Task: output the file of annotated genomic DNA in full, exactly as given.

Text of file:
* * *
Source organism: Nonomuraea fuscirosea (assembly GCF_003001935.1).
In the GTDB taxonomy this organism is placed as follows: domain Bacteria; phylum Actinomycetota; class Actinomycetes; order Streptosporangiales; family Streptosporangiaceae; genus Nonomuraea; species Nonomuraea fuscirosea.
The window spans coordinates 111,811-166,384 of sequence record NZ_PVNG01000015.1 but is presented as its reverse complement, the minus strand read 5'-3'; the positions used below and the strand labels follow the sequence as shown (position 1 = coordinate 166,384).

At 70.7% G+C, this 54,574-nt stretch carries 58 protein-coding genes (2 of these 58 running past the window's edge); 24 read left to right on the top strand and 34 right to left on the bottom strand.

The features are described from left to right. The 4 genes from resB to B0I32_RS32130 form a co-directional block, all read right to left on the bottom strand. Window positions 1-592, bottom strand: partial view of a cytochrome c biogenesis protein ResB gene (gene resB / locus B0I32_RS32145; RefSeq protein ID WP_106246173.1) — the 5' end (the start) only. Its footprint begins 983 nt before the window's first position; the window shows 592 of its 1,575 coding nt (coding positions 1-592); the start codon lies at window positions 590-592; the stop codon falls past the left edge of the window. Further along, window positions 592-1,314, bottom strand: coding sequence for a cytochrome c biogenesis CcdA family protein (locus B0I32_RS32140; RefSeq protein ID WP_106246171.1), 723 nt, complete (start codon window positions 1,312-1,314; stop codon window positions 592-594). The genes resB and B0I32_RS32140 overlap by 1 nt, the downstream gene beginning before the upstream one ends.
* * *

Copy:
Source organism: Nonomuraea fuscirosea (assembly GCF_003001935.1).
In the GTDB taxonomy this organism is placed as follows: domain Bacteria; phylum Actinomycetota; class Actinomycetes; order Streptosporangiales; family Streptosporangiaceae; genus Nonomuraea; species Nonomuraea fuscirosea.
The window spans coordinates 111,811-166,384 of sequence record NZ_PVNG01000015.1 but is presented as its reverse complement, the minus strand read 5'-3'; the positions used below and the strand labels follow the sequence as shown (position 1 = coordinate 166,384).

At 70.7% G+C, this 54,574-nt stretch carries 58 protein-coding genes (2 of these 58 running past the window's edge); 24 read left to right on the top strand and 34 right to left on the bottom strand.

The features are described from left to right. The 4 genes from resB to B0I32_RS32130 form a co-directional block, all read right to left on the bottom strand. Window positions 1-592, bottom strand: partial view of a cytochrome c biogenesis protein ResB gene (gene resB / locus B0I32_RS32145; RefSeq protein ID WP_106246173.1) — the 5' end (the start) only. Its footprint begins 983 nt before the window's first position; the window shows 592 of its 1,575 coding nt (coding positions 1-592); the start codon lies at window positions 590-592; the stop codon falls past the left edge of the window. Further along, window positions 592-1,314, bottom strand: coding sequence for a cytochrome c biogenesis CcdA family protein (locus B0I32_RS32140; RefSeq protein ID WP_106246171.1), 723 nt, complete (start codon window positions 1,312-1,314; stop codon window positions 592-594). The genes resB and B0I32_RS32140 overlap by 1 nt, the downstream gene beginning before the upstream one ends.